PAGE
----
Getting oriented to a new website can be challenging. The Newcomers Pavilion on the Coalition for Pets and People website makes it easy for new visitors to learn about the Coalitions goals and philosophy. Visitors can choose from two pathways, the more familiar named link (Newcomers Pavilion) and the newer option buttons beneath the primary image. The primary image is a photo collection of people and pets backgrounded against the Organ Mountains for which Las Cruces is famous. The photo collection, which is also the Coalition blog header, reinforces the Coalition’s philosophy of the importance of people and pets together. A small anonymous poem, I Have Done Something, celebrates those who have given their time and love to help.
The Newcomers Pavilion text turns wine purple when the mouse is positioned over it and clicking takes the visitor to information about the 12-point plan and its three underlying assumptions. Each of three strategic goals has four comprehensive activities and are shown as a group. Strategic Goal #1, Building a strong support base, features photos of Dillon, an Irish Retriever, and Tyler. Violet looks out from lovely kitten eyes under the detail text.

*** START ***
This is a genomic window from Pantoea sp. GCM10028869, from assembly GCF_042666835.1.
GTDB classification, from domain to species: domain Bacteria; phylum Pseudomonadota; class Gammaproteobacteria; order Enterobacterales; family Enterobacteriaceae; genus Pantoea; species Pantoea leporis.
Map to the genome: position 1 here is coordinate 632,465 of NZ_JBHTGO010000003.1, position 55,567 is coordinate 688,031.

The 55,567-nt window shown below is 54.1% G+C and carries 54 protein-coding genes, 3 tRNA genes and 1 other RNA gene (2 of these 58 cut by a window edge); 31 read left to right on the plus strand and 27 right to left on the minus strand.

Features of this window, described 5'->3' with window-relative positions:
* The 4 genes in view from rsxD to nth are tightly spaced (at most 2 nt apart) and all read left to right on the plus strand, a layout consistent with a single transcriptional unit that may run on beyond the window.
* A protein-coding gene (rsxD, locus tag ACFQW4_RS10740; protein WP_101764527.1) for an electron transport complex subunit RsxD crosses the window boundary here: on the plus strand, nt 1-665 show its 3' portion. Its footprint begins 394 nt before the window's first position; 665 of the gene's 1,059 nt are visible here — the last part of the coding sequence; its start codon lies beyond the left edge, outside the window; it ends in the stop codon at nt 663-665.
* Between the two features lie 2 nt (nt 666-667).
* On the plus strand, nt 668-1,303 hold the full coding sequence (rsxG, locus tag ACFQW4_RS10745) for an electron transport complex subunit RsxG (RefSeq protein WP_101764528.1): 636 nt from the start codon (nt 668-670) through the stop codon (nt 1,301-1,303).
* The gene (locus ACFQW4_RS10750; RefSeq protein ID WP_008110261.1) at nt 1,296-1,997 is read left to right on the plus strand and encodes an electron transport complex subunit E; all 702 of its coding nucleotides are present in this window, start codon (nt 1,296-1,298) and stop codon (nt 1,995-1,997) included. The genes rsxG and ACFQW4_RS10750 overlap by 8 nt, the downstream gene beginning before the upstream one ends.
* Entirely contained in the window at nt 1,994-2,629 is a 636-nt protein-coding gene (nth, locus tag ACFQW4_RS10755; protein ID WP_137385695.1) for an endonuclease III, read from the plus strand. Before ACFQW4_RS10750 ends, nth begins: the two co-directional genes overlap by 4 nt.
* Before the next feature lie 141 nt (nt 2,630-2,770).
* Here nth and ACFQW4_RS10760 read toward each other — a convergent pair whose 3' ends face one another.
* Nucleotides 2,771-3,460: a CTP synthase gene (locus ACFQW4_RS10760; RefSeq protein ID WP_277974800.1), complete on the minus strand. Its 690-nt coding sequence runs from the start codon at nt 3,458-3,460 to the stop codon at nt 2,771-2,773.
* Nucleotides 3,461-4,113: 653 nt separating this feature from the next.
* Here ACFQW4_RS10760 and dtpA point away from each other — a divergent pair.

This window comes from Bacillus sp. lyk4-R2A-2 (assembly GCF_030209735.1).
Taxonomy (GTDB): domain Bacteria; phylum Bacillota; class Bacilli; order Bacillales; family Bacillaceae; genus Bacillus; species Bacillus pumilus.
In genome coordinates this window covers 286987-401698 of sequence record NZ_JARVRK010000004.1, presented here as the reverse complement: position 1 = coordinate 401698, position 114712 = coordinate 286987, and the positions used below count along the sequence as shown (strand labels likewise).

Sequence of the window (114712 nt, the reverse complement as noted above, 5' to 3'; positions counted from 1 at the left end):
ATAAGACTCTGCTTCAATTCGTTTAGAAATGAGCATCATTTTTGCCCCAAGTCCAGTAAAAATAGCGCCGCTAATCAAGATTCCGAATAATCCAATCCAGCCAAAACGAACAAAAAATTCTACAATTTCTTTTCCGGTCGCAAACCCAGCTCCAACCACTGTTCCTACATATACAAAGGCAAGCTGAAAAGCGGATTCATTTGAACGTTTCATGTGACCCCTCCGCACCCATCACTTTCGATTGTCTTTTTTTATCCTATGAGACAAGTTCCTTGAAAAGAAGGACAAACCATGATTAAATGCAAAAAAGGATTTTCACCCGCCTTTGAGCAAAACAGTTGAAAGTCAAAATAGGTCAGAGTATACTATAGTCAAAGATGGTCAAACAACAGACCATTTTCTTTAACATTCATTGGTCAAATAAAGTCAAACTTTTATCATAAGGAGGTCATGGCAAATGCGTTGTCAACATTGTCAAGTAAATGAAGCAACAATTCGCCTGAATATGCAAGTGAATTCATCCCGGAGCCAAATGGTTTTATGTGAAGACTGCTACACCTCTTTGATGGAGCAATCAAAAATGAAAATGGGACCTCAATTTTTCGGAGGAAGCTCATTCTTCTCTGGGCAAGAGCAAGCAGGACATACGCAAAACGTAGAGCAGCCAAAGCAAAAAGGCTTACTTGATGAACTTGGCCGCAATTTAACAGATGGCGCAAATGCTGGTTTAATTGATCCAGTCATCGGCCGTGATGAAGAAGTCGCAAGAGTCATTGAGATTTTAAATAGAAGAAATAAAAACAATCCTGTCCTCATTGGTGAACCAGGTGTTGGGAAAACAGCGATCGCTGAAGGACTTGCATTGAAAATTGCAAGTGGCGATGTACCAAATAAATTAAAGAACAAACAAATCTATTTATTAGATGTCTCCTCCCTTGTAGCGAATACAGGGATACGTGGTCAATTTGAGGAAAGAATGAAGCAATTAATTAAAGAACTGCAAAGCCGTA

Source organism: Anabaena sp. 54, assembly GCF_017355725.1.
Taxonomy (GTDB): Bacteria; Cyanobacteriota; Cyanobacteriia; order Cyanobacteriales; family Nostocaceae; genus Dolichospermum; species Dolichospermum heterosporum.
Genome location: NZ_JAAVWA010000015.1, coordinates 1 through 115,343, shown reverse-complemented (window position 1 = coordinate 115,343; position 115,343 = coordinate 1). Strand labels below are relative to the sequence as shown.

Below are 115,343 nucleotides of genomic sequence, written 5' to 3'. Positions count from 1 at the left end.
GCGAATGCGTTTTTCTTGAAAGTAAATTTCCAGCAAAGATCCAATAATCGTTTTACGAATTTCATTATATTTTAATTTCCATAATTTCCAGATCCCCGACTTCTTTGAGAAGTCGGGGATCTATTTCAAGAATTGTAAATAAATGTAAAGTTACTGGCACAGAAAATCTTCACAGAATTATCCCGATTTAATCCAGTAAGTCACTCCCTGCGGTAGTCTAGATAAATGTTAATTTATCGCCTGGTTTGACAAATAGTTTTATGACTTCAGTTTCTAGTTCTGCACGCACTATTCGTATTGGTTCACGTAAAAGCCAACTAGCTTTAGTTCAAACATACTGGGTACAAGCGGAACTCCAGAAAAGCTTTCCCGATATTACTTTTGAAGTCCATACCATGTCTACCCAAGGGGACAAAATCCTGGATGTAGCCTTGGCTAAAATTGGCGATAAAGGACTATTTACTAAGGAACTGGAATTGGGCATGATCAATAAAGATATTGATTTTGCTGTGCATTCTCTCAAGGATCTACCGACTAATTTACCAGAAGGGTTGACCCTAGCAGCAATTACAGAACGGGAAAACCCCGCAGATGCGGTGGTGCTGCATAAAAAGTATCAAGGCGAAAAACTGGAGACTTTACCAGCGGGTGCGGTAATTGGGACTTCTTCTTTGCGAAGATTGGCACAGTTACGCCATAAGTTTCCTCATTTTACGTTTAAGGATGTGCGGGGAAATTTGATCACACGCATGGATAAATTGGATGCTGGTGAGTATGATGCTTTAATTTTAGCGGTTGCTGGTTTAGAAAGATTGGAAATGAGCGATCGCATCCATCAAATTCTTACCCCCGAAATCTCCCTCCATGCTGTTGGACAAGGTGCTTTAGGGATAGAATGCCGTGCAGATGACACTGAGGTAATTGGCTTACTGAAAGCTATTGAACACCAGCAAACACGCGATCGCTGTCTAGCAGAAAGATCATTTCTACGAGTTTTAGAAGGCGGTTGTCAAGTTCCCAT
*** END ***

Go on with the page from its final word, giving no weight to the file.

Mikey, a Dalmation with blue eyes, and Mia, a grey tabby previously available at the Pet Barn, grace Goal #2, Lowering intake rates. The boxer girl formerly known as Muffin, and Honey Bun, at From the Heart Rescue, highlight the importance of Goal #3, Increasing the number of animals leaving the shelter. Muffin was just four months old when her owner ran over her with his truck and then waited five days to get help for her. Despite the efforts of volunteers and veterinarians, Muffin ultimately lost her right leg. But today, thanks to Steve, Sy, and the great folks at Albuquerque Boxer Rescue, she is happy in her forever home, described by those who know her as “a little spitfire.”
Tigger, another grey tabby, and an unidentified American Staffordshire terrier, highlight the three, critically important underlying assumptions of the plan. These are owner responsibility, reducing pet populations, and ensuring appropriate public policy and enforcement activities.
"Saving the life of one animal may not change the world, but the world will surely change for that one animal” (more).